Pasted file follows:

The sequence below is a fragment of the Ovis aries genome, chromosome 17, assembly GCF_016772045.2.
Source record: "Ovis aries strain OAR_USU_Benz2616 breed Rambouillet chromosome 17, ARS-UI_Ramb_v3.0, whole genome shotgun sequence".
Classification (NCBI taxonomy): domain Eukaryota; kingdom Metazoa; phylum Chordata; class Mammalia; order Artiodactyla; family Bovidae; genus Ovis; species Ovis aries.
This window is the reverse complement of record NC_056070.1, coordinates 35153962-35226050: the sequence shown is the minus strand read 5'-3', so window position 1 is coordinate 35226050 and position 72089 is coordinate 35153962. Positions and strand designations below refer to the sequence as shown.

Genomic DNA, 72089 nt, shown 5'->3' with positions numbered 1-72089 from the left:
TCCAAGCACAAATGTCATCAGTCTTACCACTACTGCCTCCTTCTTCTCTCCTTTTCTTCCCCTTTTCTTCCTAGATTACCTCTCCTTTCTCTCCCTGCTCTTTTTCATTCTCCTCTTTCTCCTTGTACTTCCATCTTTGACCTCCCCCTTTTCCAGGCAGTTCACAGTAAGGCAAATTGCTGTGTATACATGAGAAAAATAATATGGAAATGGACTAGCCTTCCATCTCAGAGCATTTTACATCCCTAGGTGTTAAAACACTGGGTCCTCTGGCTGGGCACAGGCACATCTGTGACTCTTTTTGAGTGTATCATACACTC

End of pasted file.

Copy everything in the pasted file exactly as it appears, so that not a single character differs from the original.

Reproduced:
The sequence below is a fragment of the Ovis aries genome, chromosome 17, assembly GCF_016772045.2.
Source record: "Ovis aries strain OAR_USU_Benz2616 breed Rambouillet chromosome 17, ARS-UI_Ramb_v3.0, whole genome shotgun sequence".
Classification (NCBI taxonomy): domain Eukaryota; kingdom Metazoa; phylum Chordata; class Mammalia; order Artiodactyla; family Bovidae; genus Ovis; species Ovis aries.
This window is the reverse complement of record NC_056070.1, coordinates 35153962-35226050: the sequence shown is the minus strand read 5'-3', so window position 1 is coordinate 35226050 and position 72089 is coordinate 35153962. Positions and strand designations below refer to the sequence as shown.

Genomic DNA, 72089 nt, shown 5'->3' with positions numbered 1-72089 from the left:
TCCAAGCACAAATGTCATCAGTCTTACCACTACTGCCTCCTTCTTCTCTCCTTTTCTTCCCCTTTTCTTCCTAGATTACCTCTCCTTTCTCTCCCTGCTCTTTTTCATTCTCCTCTTTCTCCTTGTACTTCCATCTTTGACCTCCCCCTTTTCCAGGCAGTTCACAGTAAGGCAAATTGCTGTGTATACATGAGAAAAATAATATGGAAATGGACTAGCCTTCCATCTCAGAGCATTTTACATCCCTAGGTGTTAAAACACTGGGTCCTCTGGCTGGGCACAGGCACATCTGTGACTCTTTTTGAGTGTATCATACACTC